Darrow Miller and Friends

Can We Say No? Are We Still Free?

Just Say No
U.S. National Archives and Records Administration

Remember the “Just Say No” campaign? It was First Lady Nancy Reagan’s project in the 80s and 90s to “discourage children from engaging in illegal recreational drug use by offering various ways of saying no. Eventually, the scope of the campaign expanded to cover violence and premarital sex as well as drug use.”

Mrs. Reagan’s campaign encouraged children to say No. Twenty years later, the current situation begs a question: Can we still say No?

Here’s a corresponding question: Are we still free?  Those two questions are closely related: the ability to say No marks the bounds of our liberty.

At the creation God made us free moral agents. That freedom meant the ability to say No, even to God! We were given the power, as imago Dei humans, to make real moral choices and, as a corollary, to take responsibility for those choices. Alas, our representative head in Eden invoked the ability and said No to God himself. And with that act, evil entered the world.

Of course in one sense we lost our freedom with that act of rebellion. In the fall, enslavement became our default. If we do not say No to our sinful impulses—lust, greed, hatred, revenge, pornography, drugs, idolatry—we become enslaved to those thoughts and behaviors. Only when we say No to our appetites are we free.

British statesman Edmund Burke (1729-1797) wisely said, “Men are qualified for civil liberty in exact proportion to their disposition to put moral chains upon their own appetites …. Society cannot exist unless a controlling power be placed somewhere … . It is ordained in the eternal constitution of things, that men of intemperate minds cannot be free. Their passions forge their fetters.”

We have written before on the importance of saying “No” to evil and the promotion of evil in civil society. We need to say No to our own personal vices, we need to say No to the culture, and sometimes we need to say No to a corrupt government. The Christian’s arsenal for engaging in cultures of corruption and injustice includes civil disobedience.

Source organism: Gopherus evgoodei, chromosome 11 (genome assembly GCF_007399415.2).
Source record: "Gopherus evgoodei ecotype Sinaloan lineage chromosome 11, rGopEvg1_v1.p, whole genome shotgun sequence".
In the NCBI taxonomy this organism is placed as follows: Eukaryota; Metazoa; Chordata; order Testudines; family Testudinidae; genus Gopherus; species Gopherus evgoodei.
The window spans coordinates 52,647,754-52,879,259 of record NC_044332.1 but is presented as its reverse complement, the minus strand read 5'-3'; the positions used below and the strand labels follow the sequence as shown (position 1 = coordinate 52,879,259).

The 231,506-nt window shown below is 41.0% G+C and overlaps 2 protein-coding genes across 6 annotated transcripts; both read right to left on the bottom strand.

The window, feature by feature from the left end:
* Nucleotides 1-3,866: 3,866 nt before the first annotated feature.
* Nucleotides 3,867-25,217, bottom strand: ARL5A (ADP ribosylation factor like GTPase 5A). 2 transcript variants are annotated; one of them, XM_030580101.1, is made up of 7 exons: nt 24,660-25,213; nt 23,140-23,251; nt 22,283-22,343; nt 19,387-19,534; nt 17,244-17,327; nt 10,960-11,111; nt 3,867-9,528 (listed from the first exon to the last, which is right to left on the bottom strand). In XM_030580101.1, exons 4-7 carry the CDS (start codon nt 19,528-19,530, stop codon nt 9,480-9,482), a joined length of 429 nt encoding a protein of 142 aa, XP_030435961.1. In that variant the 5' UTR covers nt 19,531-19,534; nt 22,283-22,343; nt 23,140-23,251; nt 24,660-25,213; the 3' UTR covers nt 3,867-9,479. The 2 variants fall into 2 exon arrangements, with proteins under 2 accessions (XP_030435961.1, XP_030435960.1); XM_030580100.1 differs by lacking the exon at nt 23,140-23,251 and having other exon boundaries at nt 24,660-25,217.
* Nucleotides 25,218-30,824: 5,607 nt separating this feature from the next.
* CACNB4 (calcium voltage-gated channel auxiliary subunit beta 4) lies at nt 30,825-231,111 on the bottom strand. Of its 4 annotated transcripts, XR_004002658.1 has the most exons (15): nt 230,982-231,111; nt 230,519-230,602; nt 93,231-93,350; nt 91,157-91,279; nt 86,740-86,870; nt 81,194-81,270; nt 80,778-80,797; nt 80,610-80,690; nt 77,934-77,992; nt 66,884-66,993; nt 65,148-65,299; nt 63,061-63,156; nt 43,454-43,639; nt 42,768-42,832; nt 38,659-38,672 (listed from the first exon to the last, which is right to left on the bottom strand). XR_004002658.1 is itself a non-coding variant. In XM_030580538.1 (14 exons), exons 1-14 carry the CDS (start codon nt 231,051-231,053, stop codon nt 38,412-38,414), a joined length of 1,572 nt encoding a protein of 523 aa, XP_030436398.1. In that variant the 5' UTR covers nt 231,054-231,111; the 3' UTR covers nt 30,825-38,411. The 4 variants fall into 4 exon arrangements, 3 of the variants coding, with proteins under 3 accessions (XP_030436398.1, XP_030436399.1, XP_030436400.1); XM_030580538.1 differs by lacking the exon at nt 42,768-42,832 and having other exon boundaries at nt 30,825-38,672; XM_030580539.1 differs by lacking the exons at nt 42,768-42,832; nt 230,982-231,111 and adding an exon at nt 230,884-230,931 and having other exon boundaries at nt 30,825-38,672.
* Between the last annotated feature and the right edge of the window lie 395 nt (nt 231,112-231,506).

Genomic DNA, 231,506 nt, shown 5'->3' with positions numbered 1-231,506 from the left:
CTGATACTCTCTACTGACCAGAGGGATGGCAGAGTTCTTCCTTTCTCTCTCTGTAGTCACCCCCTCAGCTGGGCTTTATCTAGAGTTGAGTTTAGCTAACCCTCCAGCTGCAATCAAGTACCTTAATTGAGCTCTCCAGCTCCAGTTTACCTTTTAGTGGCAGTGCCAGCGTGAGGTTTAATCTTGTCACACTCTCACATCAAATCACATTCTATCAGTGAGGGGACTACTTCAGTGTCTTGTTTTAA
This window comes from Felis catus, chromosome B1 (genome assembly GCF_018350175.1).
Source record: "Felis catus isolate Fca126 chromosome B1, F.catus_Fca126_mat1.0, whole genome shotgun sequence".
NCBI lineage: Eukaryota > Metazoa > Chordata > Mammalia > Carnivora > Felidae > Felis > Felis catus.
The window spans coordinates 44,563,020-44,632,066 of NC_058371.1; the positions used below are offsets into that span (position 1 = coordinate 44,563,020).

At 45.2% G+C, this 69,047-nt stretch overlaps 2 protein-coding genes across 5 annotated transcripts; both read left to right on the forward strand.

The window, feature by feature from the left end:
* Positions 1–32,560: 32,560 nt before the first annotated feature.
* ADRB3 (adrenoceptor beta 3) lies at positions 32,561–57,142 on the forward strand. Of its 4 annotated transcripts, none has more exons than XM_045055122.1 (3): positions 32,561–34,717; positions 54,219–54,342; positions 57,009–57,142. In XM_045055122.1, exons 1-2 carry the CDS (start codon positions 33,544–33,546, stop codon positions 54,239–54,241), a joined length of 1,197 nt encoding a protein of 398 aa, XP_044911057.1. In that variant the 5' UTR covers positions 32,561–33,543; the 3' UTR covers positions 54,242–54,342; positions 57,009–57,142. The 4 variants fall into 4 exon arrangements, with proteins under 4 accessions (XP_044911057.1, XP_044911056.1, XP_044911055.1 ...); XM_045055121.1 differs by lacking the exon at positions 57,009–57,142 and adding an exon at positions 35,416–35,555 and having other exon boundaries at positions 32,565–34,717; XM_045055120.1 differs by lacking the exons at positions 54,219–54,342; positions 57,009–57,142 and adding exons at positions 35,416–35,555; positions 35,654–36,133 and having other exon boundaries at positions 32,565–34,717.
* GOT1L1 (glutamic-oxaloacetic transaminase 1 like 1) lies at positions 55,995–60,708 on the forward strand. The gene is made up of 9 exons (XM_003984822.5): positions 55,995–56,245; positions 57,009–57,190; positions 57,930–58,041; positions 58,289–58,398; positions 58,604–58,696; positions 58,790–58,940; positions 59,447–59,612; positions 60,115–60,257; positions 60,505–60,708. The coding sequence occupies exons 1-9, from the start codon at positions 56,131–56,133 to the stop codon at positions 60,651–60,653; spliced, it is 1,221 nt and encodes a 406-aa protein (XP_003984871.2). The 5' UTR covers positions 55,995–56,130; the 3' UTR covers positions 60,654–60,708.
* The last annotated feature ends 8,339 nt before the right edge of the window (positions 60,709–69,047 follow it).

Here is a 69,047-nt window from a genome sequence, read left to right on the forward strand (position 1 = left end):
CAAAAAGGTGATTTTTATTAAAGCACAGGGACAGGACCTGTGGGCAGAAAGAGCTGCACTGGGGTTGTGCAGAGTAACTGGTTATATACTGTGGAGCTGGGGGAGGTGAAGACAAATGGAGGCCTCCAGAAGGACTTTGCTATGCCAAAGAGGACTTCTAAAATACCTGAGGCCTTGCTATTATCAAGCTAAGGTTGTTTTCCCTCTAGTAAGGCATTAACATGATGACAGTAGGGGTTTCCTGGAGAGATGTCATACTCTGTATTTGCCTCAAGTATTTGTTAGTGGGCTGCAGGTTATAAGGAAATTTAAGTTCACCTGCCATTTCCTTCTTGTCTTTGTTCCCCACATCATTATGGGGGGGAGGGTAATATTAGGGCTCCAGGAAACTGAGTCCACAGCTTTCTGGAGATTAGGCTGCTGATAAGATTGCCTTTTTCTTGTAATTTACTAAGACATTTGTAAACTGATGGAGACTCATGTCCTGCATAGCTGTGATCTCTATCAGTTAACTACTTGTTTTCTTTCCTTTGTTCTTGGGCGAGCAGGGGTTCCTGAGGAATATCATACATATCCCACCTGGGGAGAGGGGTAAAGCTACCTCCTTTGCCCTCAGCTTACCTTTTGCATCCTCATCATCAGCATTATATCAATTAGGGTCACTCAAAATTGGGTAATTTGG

In these days there is a fierce attempt to eliminate our freedom to say No. And if we can no longer say No, we will no longer be free.

Author and political commentator Tony Katz, writing for the online forum Townhall, calls our attention to the movement in America to eliminate our freedom to say No. In his provocative piece on RFRA he writes:

“You cannot say “No” in America.

The act of saying, “No” – No, I can’t make that cake for you. It goes against my religious beliefs. No, I can’t take those photographs. I don’t feel comfortable doing that. No, I can’t provide you service X,Y, or Z because I disagree with it – is no longer allowed in America….

The ability to say “No” is the difference between a free person and a slave. Slavery offers no chance for choice, and no ability to make decisions. Being told what to think – under direct threat of violence – is slavery. Can there be any doubt?

If a person is unable to say “No,” how, then, are they free?”

May we be people who think independently!  May we be people who say Yes to that which is good, true and beautiful. And may we be citizens who exercise our God-given freedom.

Let us say No to those things that enslave us personally and those things that enslave our culture. As the apostle Paul reminds us in Romans 12:2, “Don’t copy the behavior and customs of this world, but let God transform you into a new person by changing the way you think. Then you will learn to know God’s will for you, which is good and pleasing and perfect.”

  • Darrow Miller and Gary Brumbelow

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Darrow is co-founder of the Disciple Nations Alliance and a featured author and teacher. For over 30 years, Darrow has been a popular conference speaker on topics that include Christianity and culture, apologetics, worldview, poverty, and the dignity of women. From 1981 to 2007 Darrow served with Food for the Hungry International (now FH association), and from 1994 as Vice President. Before joining FH, Darrow spent three years on staff at L’Abri Fellowship in Switzerland where he was discipled by Francis Schaeffer. He also served as a student pastor at Northern Arizona University and two years as a pastor of Sherman Street Fellowship in urban Denver, CO. In addition to earning his Master’s degree in Adult Education from Arizona State University, Darrow pursued graduate studies in philosophy, theology, Christian apologetics, biblical studies, and missions in the United States, Israel, and Switzerland. Darrow has authored numerous studies, articles, Bible studies and books, including Discipling Nations: The Power of Truth to Transform Culture (YWAM Publishing, 1998), Nurturing the Nations: Reclaiming the Dignity of Women for Building Healthy Cultures (InterVarsity Press, 2008), LifeWork: A Biblical Theology for What You Do Every Day (YWAM, 2009), Rethinking Social Justice: Restoring Biblical Compassion (YWAM, 2015), and more. These resources along with links to free e-books, podcasts, online training programs and more can be found at Disciple Nations Alliance (https://disciplenations.org).